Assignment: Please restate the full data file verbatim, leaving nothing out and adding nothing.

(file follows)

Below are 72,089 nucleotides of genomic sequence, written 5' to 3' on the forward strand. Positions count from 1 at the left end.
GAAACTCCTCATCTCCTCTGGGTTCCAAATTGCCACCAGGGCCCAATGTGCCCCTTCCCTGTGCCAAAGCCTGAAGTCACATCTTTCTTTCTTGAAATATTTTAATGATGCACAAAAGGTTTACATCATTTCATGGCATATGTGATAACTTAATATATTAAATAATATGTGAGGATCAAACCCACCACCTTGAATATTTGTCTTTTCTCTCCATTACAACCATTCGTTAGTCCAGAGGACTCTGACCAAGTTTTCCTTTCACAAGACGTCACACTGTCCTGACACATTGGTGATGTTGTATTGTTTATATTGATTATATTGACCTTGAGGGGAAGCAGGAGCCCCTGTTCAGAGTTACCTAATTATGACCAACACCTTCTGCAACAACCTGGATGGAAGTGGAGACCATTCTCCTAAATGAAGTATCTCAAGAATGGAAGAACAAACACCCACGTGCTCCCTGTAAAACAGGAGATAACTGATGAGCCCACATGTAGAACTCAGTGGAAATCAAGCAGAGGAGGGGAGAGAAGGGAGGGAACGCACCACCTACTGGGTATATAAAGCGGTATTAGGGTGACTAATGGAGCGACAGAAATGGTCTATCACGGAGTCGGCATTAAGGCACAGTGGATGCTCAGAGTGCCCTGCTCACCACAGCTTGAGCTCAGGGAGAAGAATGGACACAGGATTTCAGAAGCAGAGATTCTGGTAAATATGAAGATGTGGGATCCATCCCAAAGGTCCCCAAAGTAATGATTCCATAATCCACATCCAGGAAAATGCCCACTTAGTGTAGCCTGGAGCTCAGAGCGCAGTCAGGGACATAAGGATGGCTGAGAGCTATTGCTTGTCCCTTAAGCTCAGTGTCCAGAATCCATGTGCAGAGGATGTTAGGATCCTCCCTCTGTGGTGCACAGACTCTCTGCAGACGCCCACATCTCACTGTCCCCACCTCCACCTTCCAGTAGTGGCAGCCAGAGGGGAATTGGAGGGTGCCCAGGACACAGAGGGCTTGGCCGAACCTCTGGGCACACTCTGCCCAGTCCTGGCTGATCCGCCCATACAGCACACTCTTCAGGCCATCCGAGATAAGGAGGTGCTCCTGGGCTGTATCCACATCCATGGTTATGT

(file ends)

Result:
Below are 72,089 nucleotides of genomic sequence, written 5' to 3' on the forward strand. Positions count from 1 at the left end.
GAAACTCCTCATCTCCTCTGGGTTCCAAATTGCCACCAGGGCCCAATGTGCCCCTTCCCTGTGCCAAAGCCTGAAGTCACATCTTTCTTTCTTGAAATATTTTAATGATGCACAAAAGGTTTACATCATTTCATGGCATATGTGATAACTTAATATATTAAATAATATGTGAGGATCAAACCCACCACCTTGAATATTTGTCTTTTCTCTCCATTACAACCATTCGTTAGTCCAGAGGACTCTGACCAAGTTTTCCTTTCACAAGACGTCACACTGTCCTGACACATTGGTGATGTTGTATTGTTTATATTGATTATATTGACCTTGAGGGGAAGCAGGAGCCCCTGTTCAGAGTTACCTAATTATGACCAACACCTTCTGCAACAACCTGGATGGAAGTGGAGACCATTCTCCTAAATGAAGTATCTCAAGAATGGAAGAACAAACACCCACGTGCTCCCTGTAAAACAGGAGATAACTGATGAGCCCACATGTAGAACTCAGTGGAAATCAAGCAGAGGAGGGGAGAGAAGGGAGGGAACGCACCACCTACTGGGTATATAAAGCGGTATTAGGGTGACTAATGGAGCGACAGAAATGGTCTATCACGGAGTCGGCATTAAGGCACAGTGGATGCTCAGAGTGCCCTGCTCACCACAGCTTGAGCTCAGGGAGAAGAATGGACACAGGATTTCAGAAGCAGAGATTCTGGTAAATATGAAGATGTGGGATCCATCCCAAAGGTCCCCAAAGTAATGATTCCATAATCCACATCCAGGAAAATGCCCACTTAGTGTAGCCTGGAGCTCAGAGCGCAGTCAGGGACATAAGGATGGCTGAGAGCTATTGCTTGTCCCTTAAGCTCAGTGTCCAGAATCCATGTGCAGAGGATGTTAGGATCCTCCCTCTGTGGTGCACAGACTCTCTGCAGACGCCCACATCTCACTGTCCCCACCTCCACCTTCCAGTAGTGGCAGCCAGAGGGGAATTGGAGGGTGCCCAGGACACAGAGGGCTTGGCCGAACCTCTGGGCACACTCTGCCCAGTCCTGGCTGATCCGCCCATACAGCACACTCTTCAGGCCATCCGAGATAAGGAGGTGCTCCTGGGCTGTATCCACATCCATGGTTATGT